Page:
WHEN the story of a long night was as good as done, one of those who had lost the most sent me a text message.

He would mourn for a day, he said, and then get back to work. He did not elaborate.

There was no need. The exchanges between a father and son - between a Scottish father and son, especially - often become a kind of rough shorthand. I knew what he meant. He had known that I would know. The fancy version of his message might have run: "We lost; we try again; we don't give up; we have no right to give up." Busy, I simply responded: "Exactly."

A couple of weeks before the vote, I tried his patience with still another ancient anecdote. I had offered the weary tale a few times to those who were turning the Yes campaign into a phenomenon. It was the one about sitting up to see Thatcher re-elected, time after time, and how things felt on those mornings after.

The idea was simply to say: "You can lose, you know. You can lose and find it impossible to understand how losing happened, how anyone voted for that, or how you were outnumbered by any supposed adults who made such a choice. But it happens."

For much of the campaign I worried, now and then, about how the Yes movement might cope with defeat. Self-belief exacts a price. For those who have never felt the loss, reality comes in hard and collects, especially when it is fenced around with the choices of the timid, the fearful and the willingly deceived. As night fell into cold dawn last week, people I care about were hard to console. But stuff happens.

How would you pose the issue? Try this. On the one hand, a movement full of youth, art, ingenuity, fun, creativity and radicalism hell-bent on a better society. Against them, the querulous voice of bourgeois Scotland saying: "But what about my mortgage and the weekly shop and a future I cannot begin to imagine?" Last week, those who still entrust their betrayed future to proven deceivers voted down those who would dearly like a better future for all. So - says this battered skull - get used to it.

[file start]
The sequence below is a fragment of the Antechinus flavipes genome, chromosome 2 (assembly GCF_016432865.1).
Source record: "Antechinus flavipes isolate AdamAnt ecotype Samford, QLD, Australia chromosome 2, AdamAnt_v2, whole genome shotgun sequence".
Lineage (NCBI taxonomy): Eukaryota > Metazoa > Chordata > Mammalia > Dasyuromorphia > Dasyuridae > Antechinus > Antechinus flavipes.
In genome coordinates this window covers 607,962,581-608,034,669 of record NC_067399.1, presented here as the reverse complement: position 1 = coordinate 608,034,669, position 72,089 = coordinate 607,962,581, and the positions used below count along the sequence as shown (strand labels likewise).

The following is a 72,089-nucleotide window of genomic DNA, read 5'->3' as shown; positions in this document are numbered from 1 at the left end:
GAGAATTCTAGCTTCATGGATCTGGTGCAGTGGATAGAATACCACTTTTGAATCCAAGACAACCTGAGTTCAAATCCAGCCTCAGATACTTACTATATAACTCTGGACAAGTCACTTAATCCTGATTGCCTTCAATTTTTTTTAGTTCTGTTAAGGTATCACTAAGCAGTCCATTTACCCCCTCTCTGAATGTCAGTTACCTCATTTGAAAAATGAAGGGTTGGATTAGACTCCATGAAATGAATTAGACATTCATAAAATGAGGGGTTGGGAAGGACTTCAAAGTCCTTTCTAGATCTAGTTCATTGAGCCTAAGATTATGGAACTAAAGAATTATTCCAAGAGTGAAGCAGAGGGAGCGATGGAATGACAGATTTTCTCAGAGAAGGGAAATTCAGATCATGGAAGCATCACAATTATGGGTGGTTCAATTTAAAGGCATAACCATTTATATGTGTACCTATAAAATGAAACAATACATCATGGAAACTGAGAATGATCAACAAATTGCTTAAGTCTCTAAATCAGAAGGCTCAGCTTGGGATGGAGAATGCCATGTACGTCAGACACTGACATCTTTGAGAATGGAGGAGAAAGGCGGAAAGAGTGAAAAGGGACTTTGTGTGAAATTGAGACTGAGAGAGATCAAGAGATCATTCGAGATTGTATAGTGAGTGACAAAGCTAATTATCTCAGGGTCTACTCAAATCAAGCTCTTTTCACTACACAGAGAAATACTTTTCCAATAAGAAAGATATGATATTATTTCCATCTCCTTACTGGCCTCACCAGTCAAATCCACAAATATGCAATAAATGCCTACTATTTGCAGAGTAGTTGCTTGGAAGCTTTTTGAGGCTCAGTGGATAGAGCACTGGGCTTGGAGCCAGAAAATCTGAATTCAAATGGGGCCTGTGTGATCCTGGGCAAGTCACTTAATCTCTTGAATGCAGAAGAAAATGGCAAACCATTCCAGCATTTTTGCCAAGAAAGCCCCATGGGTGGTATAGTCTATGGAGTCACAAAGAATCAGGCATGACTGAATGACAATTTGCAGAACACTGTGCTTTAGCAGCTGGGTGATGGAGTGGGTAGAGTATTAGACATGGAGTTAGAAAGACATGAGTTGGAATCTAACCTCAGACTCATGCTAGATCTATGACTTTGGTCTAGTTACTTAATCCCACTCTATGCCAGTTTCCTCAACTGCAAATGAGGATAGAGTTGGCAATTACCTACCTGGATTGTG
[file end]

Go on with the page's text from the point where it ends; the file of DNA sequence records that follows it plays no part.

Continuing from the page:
As the TV talking heads chatter away, a qualification has to be added. No-one saw the Yes movement coming. None of us who kept alive the hope of a nation's self-determination imagined the youth of Scotland taking matters into their own hands. As that No-supporting football pundit once said: "You don't win anything with kids." But thanks to those tireless people, and only thanks to those people, we came closer than ever before. That, as a genuine historical point, needs to be remembered.

When the London media crowd were air-dropped onto Glasgow and Edinburgh, they struggled for superlatives minutes after the ritual chats with the charming local cabbies. Such engagement; such registration numbers; such a "carnival of democracy": how terribly refreshing. Few asked what was really going on, or why. None asked why so many hopes were being pinned by so many of Scotland's brightest and best on the hope of self-determination.

The Yes movement understood something about the power of imagination. The essential idea was so brilliantly simple it can still rock you on your heels. For a while, in the teeth of everything the British state could muster, it upset every rotten apple cart. With every gesture, every event, every statement and picture, poem and song (and bit of cheek), Scotland's new generation treated the future as a mucky old window in need of a good wipe.